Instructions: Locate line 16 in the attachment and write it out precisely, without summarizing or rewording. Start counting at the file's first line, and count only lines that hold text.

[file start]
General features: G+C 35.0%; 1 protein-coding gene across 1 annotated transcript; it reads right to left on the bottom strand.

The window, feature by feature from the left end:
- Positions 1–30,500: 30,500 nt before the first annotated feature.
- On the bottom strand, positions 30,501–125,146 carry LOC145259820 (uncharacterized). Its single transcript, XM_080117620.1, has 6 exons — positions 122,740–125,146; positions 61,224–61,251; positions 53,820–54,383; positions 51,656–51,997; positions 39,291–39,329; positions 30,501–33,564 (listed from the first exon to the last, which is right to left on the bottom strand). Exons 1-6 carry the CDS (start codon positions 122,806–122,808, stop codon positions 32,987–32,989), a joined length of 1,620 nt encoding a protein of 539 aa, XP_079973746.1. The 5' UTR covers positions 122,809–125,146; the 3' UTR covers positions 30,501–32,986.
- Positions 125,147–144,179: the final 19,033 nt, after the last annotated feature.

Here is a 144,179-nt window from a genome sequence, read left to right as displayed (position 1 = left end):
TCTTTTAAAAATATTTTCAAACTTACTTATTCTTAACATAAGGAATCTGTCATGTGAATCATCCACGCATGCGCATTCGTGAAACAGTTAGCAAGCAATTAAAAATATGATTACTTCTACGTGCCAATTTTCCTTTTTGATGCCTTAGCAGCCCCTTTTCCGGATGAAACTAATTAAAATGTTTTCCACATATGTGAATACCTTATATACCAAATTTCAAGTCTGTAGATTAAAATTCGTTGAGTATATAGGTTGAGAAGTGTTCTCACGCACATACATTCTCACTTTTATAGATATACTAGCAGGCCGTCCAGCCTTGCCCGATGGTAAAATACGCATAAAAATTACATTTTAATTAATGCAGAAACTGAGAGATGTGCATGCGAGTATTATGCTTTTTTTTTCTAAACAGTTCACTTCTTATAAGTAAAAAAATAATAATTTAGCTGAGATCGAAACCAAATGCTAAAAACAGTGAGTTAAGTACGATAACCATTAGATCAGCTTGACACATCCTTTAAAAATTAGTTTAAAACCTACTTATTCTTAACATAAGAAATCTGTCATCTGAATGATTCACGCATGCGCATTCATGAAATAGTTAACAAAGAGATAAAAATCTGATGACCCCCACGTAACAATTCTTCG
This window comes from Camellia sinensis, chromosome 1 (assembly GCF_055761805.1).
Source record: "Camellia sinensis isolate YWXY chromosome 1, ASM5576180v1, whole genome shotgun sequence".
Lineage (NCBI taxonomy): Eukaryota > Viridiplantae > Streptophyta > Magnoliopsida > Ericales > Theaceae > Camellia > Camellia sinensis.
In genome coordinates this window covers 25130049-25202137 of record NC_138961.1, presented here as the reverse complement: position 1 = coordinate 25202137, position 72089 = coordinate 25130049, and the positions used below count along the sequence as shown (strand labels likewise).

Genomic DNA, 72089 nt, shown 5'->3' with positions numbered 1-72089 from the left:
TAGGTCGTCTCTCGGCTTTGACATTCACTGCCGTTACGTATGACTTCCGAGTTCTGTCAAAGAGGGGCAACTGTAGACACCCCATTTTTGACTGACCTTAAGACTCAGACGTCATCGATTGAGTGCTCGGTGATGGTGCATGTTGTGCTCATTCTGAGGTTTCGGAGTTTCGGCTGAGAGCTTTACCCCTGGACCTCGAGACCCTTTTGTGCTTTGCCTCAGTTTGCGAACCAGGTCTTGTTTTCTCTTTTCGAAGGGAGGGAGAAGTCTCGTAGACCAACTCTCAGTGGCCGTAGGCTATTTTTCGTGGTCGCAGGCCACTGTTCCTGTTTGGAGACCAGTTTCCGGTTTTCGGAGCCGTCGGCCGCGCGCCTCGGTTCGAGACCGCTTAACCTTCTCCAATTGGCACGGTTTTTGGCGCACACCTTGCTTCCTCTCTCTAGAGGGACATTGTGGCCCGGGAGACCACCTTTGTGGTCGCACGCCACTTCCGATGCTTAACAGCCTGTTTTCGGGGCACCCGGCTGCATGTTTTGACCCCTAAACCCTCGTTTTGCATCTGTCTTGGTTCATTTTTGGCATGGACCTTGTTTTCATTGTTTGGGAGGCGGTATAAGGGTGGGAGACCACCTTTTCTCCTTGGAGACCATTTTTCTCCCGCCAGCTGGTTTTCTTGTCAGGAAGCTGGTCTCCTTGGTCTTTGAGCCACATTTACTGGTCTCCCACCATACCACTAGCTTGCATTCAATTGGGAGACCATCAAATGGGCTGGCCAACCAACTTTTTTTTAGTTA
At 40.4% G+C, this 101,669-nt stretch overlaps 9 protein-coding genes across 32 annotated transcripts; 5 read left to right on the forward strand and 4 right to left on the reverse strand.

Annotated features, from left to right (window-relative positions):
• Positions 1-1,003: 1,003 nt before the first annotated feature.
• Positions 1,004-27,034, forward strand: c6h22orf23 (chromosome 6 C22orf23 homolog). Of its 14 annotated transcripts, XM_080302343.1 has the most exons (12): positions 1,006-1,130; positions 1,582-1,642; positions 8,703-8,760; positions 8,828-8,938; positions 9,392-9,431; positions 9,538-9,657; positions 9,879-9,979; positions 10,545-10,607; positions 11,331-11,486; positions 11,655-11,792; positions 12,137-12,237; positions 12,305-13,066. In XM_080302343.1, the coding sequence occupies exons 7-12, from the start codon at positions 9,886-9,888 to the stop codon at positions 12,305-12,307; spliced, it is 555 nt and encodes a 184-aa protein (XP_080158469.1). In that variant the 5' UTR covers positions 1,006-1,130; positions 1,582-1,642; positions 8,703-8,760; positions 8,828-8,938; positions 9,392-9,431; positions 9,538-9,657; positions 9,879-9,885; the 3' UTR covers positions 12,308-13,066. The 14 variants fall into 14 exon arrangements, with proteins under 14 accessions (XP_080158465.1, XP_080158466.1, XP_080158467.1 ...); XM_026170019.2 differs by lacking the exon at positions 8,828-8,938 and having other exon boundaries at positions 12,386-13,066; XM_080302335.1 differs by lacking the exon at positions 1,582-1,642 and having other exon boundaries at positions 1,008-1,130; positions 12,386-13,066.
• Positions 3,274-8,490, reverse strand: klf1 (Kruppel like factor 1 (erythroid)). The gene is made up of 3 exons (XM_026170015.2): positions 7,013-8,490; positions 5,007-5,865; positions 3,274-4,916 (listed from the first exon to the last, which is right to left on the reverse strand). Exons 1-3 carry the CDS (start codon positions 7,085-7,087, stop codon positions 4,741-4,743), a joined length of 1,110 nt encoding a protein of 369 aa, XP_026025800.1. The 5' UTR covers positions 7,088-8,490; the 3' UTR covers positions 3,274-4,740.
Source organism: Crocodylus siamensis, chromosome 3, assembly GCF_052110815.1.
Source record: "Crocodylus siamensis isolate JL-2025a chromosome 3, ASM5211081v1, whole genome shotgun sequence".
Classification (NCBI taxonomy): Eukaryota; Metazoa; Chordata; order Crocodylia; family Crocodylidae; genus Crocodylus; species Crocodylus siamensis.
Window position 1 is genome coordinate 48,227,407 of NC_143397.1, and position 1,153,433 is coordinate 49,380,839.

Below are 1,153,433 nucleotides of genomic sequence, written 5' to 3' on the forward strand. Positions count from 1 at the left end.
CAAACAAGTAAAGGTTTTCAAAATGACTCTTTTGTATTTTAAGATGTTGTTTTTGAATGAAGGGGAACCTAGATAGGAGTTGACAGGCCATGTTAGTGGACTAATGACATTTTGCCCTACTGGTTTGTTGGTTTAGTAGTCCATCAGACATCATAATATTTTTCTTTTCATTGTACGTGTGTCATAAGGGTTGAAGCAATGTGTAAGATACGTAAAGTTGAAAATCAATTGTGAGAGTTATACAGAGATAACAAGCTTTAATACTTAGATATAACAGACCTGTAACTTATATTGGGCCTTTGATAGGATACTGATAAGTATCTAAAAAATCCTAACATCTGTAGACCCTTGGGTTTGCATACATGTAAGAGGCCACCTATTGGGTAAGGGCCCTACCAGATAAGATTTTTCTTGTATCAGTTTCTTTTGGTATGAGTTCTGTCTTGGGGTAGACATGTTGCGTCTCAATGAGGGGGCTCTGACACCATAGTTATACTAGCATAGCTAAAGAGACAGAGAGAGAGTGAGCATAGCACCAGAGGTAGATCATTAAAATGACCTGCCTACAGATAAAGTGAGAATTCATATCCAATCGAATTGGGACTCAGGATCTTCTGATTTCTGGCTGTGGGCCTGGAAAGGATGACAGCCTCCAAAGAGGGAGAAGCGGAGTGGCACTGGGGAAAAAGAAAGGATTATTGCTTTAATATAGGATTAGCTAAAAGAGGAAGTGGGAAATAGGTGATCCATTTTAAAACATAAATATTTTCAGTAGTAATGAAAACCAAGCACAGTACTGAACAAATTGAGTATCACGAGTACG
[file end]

• Positions 1-1,003: 1,003 nt before the first annotated feature.